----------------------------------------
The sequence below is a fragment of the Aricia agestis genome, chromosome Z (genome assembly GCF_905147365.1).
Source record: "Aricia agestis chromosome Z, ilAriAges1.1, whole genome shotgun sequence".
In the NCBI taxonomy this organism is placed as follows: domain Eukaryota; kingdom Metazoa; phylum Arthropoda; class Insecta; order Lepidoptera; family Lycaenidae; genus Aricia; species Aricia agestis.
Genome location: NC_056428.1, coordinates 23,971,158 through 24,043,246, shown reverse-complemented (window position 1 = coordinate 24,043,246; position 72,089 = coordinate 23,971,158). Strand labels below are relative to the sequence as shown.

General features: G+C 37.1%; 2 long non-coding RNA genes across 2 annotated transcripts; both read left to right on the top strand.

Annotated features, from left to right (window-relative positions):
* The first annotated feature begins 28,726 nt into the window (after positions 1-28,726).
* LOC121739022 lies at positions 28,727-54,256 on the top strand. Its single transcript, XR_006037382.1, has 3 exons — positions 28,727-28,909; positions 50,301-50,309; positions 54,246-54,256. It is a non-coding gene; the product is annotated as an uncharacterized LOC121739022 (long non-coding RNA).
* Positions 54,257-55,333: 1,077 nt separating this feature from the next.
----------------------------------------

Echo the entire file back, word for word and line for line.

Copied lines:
The sequence below is a fragment of the Aricia agestis genome, chromosome Z (genome assembly GCF_905147365.1).
Source record: "Aricia agestis chromosome Z, ilAriAges1.1, whole genome shotgun sequence".
In the NCBI taxonomy this organism is placed as follows: domain Eukaryota; kingdom Metazoa; phylum Arthropoda; class Insecta; order Lepidoptera; family Lycaenidae; genus Aricia; species Aricia agestis.
Genome location: NC_056428.1, coordinates 23,971,158 through 24,043,246, shown reverse-complemented (window position 1 = coordinate 24,043,246; position 72,089 = coordinate 23,971,158). Strand labels below are relative to the sequence as shown.

General features: G+C 37.1%; 2 long non-coding RNA genes across 2 annotated transcripts; both read left to right on the top strand.

Annotated features, from left to right (window-relative positions):
* The first annotated feature begins 28,726 nt into the window (after positions 1-28,726).
* LOC121739022 lies at positions 28,727-54,256 on the top strand. Its single transcript, XR_006037382.1, has 3 exons — positions 28,727-28,909; positions 50,301-50,309; positions 54,246-54,256. It is a non-coding gene; the product is annotated as an uncharacterized LOC121739022 (long non-coding RNA).
* Positions 54,257-55,333: 1,077 nt separating this feature from the next.